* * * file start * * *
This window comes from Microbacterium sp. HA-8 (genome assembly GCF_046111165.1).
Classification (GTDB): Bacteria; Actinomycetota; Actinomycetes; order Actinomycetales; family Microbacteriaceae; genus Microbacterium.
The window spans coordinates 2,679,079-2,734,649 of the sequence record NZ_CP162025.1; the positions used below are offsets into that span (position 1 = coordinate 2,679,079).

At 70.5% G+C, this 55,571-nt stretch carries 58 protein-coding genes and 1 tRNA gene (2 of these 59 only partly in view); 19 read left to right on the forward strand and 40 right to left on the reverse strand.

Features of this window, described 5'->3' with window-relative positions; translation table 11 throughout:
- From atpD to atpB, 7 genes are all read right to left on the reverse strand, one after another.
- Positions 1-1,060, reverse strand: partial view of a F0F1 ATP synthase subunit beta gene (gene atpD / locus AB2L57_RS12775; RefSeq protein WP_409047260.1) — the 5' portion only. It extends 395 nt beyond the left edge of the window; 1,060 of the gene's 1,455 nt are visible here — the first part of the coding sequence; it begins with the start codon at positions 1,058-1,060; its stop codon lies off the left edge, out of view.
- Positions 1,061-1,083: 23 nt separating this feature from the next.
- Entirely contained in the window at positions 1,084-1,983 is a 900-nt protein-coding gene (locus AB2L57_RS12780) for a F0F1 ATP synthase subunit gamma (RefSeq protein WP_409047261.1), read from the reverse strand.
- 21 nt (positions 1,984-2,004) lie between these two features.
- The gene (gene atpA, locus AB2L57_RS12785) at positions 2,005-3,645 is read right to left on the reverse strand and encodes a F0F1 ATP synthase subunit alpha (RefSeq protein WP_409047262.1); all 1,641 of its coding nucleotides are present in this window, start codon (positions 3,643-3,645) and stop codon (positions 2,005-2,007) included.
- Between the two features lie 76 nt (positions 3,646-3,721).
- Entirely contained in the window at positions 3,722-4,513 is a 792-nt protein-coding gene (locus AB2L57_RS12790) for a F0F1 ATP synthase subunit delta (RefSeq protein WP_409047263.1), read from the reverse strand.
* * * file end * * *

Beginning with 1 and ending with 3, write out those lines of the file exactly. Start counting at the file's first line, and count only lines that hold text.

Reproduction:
This window comes from Microbacterium sp. HA-8 (genome assembly GCF_046111165.1).
Classification (GTDB): Bacteria; Actinomycetota; Actinomycetes; order Actinomycetales; family Microbacteriaceae; genus Microbacterium.
The window spans coordinates 2,679,079-2,734,649 of the sequence record NZ_CP162025.1; the positions used below are offsets into that span (position 1 = coordinate 2,679,079).